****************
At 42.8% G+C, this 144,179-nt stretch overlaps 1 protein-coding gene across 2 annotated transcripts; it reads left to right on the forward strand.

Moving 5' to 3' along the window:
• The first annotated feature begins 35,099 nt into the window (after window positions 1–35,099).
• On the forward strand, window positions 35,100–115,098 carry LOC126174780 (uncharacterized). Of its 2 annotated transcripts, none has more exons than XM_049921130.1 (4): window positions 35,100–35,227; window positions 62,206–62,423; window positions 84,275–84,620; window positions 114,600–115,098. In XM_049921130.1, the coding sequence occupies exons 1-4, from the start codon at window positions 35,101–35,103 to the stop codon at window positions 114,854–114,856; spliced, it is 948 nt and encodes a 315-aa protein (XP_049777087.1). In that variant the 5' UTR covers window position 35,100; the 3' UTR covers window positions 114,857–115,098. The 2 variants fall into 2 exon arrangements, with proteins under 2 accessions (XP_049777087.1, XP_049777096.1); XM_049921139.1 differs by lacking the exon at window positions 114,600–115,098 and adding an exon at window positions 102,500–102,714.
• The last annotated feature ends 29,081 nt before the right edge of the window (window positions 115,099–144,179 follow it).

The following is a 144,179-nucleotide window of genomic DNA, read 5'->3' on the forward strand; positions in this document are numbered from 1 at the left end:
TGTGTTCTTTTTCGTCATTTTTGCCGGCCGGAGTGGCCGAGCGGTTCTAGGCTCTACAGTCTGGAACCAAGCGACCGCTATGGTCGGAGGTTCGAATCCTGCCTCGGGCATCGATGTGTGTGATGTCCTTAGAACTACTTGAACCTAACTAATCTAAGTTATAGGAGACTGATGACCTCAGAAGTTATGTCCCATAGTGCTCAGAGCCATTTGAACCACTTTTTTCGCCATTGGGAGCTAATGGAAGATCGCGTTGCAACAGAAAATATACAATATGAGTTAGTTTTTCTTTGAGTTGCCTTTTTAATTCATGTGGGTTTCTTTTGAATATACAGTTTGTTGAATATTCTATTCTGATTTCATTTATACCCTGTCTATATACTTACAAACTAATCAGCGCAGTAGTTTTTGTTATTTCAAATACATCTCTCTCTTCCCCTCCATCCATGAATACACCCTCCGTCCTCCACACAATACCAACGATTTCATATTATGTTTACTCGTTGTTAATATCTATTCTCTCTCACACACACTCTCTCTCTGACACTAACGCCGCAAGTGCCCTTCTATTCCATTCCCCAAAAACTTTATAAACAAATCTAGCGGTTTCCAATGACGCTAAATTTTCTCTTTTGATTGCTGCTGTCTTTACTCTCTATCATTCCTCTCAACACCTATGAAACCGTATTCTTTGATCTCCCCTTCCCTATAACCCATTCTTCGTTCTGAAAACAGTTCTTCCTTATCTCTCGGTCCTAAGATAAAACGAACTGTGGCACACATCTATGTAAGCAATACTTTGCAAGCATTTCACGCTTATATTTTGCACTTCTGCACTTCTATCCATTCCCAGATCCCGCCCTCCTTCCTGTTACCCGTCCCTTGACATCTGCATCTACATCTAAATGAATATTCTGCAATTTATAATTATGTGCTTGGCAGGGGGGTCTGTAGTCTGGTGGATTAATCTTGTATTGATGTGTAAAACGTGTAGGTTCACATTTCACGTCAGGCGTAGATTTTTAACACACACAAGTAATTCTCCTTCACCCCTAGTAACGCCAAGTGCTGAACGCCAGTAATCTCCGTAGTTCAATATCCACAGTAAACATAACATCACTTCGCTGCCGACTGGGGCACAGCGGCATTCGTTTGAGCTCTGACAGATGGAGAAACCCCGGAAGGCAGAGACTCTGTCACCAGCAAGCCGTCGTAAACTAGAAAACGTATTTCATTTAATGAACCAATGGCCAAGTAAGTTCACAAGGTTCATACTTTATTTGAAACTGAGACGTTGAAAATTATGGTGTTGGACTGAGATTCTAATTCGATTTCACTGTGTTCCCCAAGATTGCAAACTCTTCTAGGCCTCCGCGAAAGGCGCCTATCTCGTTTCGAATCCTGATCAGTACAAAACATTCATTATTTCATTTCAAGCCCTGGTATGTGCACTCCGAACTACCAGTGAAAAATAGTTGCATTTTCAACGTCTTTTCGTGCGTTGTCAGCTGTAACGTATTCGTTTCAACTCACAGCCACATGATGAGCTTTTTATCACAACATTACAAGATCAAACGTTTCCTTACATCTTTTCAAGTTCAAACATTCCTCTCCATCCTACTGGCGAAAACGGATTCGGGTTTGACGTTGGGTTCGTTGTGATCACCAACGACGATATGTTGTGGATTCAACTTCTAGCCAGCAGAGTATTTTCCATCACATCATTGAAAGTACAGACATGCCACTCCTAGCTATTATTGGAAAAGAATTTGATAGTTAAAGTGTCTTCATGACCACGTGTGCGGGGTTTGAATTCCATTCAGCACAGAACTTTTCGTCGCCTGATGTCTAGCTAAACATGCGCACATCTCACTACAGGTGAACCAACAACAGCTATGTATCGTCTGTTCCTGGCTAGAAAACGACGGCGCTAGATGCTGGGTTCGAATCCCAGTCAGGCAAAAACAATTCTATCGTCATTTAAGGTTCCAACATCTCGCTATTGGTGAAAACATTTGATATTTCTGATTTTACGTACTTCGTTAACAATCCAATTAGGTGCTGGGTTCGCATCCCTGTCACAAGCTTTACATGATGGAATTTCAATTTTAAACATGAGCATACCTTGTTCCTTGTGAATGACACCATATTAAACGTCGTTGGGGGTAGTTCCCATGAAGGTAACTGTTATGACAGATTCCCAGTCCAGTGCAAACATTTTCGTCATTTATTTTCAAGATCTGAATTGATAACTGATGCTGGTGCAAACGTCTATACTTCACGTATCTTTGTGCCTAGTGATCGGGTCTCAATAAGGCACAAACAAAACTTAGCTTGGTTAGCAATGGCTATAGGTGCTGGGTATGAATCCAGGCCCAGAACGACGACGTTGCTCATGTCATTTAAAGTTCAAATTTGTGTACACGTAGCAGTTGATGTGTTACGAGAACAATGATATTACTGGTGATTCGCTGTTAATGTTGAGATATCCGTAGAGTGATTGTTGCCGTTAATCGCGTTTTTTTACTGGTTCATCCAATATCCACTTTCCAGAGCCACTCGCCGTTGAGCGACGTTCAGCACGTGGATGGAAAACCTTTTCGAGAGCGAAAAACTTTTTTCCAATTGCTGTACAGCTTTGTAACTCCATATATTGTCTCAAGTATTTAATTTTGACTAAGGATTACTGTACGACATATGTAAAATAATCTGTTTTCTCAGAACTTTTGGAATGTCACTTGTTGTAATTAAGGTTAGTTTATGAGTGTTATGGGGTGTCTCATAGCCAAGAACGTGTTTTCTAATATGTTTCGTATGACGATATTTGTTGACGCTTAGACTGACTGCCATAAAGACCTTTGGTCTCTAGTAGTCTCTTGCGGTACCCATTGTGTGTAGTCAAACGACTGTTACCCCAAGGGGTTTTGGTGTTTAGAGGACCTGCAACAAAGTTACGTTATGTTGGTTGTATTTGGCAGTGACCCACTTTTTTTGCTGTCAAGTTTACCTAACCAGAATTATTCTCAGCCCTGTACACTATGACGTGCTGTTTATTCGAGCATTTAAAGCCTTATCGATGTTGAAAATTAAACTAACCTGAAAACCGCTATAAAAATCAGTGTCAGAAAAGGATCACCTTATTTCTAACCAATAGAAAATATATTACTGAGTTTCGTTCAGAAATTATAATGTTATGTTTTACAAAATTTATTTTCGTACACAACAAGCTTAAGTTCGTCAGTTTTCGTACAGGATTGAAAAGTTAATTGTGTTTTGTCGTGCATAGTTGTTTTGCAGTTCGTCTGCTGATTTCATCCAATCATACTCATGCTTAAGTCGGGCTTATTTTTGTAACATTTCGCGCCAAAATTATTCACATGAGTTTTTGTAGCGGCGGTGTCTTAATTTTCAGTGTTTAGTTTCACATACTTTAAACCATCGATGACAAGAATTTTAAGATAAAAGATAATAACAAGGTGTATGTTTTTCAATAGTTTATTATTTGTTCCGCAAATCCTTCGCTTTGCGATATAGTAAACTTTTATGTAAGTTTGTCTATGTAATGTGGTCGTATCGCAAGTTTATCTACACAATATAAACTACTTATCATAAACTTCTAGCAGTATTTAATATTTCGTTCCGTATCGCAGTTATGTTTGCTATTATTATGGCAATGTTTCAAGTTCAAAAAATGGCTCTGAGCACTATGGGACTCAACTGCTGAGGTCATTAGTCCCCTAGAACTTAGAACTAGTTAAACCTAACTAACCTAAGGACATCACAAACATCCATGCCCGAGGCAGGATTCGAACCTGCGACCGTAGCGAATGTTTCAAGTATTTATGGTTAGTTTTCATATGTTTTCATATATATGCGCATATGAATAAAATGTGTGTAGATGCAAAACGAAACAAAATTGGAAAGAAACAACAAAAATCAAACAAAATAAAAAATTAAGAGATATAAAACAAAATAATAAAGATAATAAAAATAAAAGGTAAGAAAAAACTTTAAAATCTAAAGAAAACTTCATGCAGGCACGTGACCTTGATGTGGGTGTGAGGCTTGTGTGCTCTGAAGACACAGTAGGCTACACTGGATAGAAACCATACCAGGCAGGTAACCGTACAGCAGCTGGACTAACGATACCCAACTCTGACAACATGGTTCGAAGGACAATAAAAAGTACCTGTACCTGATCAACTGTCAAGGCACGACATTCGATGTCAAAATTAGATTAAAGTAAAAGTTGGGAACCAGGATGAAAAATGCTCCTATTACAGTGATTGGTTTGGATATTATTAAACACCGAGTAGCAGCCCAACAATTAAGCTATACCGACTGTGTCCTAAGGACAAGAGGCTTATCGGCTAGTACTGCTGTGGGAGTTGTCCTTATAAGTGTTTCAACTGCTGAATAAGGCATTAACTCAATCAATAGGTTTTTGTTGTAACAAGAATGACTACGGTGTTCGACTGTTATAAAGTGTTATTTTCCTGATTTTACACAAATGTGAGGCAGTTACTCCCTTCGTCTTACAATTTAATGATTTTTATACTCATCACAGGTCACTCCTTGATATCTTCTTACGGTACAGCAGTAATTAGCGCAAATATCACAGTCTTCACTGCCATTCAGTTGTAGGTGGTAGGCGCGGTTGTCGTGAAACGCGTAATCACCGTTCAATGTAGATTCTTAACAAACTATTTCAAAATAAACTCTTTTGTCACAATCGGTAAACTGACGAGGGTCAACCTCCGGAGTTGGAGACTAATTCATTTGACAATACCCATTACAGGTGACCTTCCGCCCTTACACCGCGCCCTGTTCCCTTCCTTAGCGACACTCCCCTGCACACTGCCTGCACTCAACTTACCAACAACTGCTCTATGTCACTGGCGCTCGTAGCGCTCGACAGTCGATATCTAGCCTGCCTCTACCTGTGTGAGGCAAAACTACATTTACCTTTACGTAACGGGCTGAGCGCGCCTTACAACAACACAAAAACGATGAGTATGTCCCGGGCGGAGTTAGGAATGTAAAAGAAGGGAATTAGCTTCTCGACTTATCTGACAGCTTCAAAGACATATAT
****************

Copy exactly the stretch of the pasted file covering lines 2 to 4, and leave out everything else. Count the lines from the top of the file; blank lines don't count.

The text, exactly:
Moving 5' to 3' along the window:
• The first annotated feature begins 35,099 nt into the window (after window positions 1–35,099).
• On the forward strand, window positions 35,100–115,098 carry LOC126174780 (uncharacterized). Of its 2 annotated transcripts, none has more exons than XM_049921130.1 (4): window positions 35,100–35,227; window positions 62,206–62,423; window positions 84,275–84,620; window positions 114,600–115,098. In XM_049921130.1, the coding sequence occupies exons 1-4, from the start codon at window positions 35,101–35,103 to the stop codon at window positions 114,854–114,856; spliced, it is 948 nt and encodes a 315-aa protein (XP_049777087.1). In that variant the 5' UTR covers window position 35,100; the 3' UTR covers window positions 114,857–115,098. The 2 variants fall into 2 exon arrangements, with proteins under 2 accessions (XP_049777087.1, XP_049777096.1); XM_049921139.1 differs by lacking the exon at window positions 114,600–115,098 and adding an exon at window positions 102,500–102,714.